Setup and hold checks

Setup and hold checks ensure that the finite state machine works in the way as designed. In essence, whole of the timing analysis, be it static or dynamic, revolves around setup and hold checks only. In this post, we will be touching upon setup and hold checks.

What is meant by setup check: Setup check ensures that the design transitions to the next state as desired through the state machine design. Mostly, the setup check is at next active clock edge relative to the edge at which data is launched. Let us call this as default setup check. This is, of course, in correspondence to state machine requirement to transfer to next state and the possibility of meeting both setup and hold checks together in view of delay variations accross timing corners. Figure 1 below shows the setup check for a timing path from positive edge-triggered register to negative edge-triggered register. It shows that the data launched by flop1 on positive edge will be captured by flop2 on the forthcoming negative edge and will update the state of flop2. To do so, it has to be stable at the input of flop2 before the negative edge at least setup time before.


Default setup check for positive edge-triggered register to negative edge-triggered register timing path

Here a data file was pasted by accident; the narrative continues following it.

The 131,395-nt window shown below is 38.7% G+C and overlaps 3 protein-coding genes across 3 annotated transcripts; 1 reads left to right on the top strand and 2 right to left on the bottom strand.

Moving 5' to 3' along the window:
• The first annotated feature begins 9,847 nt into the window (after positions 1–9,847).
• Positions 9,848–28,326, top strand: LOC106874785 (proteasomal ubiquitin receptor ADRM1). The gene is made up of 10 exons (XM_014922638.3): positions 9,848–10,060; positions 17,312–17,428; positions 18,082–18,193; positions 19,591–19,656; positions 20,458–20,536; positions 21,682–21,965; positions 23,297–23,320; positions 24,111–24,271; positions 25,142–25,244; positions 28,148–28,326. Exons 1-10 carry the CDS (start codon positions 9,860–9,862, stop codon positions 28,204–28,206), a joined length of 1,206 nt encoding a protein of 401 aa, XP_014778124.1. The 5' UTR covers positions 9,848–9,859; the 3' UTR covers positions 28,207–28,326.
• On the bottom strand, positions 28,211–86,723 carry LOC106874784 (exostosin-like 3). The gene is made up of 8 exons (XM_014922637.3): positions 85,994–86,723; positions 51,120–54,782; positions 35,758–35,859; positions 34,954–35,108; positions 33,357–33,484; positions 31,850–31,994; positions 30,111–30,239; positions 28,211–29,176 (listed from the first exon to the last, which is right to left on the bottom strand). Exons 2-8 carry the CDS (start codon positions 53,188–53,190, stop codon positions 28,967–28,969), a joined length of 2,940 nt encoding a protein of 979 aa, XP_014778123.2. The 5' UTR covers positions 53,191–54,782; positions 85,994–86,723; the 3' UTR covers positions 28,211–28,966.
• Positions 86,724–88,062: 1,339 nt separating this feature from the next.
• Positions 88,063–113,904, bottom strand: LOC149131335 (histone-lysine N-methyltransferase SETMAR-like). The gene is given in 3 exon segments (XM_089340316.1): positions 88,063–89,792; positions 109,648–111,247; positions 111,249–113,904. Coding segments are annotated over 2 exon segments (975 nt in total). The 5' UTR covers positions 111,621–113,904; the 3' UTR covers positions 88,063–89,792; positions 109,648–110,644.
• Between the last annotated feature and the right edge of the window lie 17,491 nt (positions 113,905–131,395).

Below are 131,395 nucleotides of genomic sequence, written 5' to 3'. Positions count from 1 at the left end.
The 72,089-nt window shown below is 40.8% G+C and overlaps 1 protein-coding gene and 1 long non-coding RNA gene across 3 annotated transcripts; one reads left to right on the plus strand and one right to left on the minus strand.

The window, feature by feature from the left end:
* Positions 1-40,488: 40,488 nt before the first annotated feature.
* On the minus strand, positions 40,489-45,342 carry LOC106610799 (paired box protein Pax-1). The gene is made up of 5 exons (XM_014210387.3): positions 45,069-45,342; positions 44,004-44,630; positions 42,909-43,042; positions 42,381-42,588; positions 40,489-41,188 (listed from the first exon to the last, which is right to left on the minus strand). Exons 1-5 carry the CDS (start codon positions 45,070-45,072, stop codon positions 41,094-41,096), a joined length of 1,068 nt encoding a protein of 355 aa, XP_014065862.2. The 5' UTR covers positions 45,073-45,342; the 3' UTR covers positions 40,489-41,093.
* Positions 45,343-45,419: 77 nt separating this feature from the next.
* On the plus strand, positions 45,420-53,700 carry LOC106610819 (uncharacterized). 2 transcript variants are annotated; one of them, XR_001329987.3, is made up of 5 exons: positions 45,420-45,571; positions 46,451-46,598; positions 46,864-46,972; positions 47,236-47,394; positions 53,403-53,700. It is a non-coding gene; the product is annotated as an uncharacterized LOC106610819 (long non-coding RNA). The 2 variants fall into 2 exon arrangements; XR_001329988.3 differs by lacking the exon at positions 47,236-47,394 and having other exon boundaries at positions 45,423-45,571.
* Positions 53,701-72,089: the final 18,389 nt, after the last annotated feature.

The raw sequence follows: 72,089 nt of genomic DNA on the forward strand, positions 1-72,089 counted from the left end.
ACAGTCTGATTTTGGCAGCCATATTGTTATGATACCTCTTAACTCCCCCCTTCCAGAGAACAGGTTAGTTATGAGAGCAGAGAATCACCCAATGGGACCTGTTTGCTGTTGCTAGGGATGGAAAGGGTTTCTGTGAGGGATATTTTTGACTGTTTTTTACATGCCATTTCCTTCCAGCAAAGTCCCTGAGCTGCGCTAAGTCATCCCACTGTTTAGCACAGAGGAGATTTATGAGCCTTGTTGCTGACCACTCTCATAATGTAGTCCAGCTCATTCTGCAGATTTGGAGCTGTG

Figure 1: Default setup check for a timing path from positive edge-triggered to negative edge-triggered flop



What is meant by hold check: Hold check ensures that the design does not move to the next state before its stipulated time; i.e., the design retains its present state only. The hold check should be one active edge prior to the one at which setup is checked unless there are some architectural care-abouts in the state machine design. The hold check corresponding to default setup check in such a scenario is termed as default hold check. Of course, there are some architectural care-abouts for this to happen. Figure 2 below shows the default hold check corresponding to the default setup check of figure 1. It shows that the data launched on positive edge by flop 1 should be captured by next negative edge and not the previous negative edge.